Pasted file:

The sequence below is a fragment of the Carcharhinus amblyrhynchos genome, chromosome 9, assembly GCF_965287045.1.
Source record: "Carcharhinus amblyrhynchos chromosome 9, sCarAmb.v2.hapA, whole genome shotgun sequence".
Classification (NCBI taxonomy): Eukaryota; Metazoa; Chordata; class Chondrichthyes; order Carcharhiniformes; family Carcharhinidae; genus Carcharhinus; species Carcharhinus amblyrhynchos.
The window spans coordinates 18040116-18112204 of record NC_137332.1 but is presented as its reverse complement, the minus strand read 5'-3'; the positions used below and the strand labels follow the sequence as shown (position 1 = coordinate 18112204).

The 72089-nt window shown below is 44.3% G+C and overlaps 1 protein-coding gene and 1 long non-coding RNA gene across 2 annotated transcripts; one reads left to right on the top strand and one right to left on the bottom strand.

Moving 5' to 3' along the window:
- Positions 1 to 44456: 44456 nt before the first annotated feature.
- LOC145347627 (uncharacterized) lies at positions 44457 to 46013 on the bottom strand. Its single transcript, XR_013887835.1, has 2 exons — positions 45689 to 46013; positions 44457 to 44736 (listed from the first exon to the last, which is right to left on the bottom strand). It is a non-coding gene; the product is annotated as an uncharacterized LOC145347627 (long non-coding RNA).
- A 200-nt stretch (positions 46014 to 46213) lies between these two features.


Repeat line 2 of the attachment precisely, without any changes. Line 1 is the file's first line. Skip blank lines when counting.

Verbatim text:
Source record: "Carcharhinus amblyrhynchos chromosome 9, sCarAmb.v2.hapA, whole genome shotgun sequence".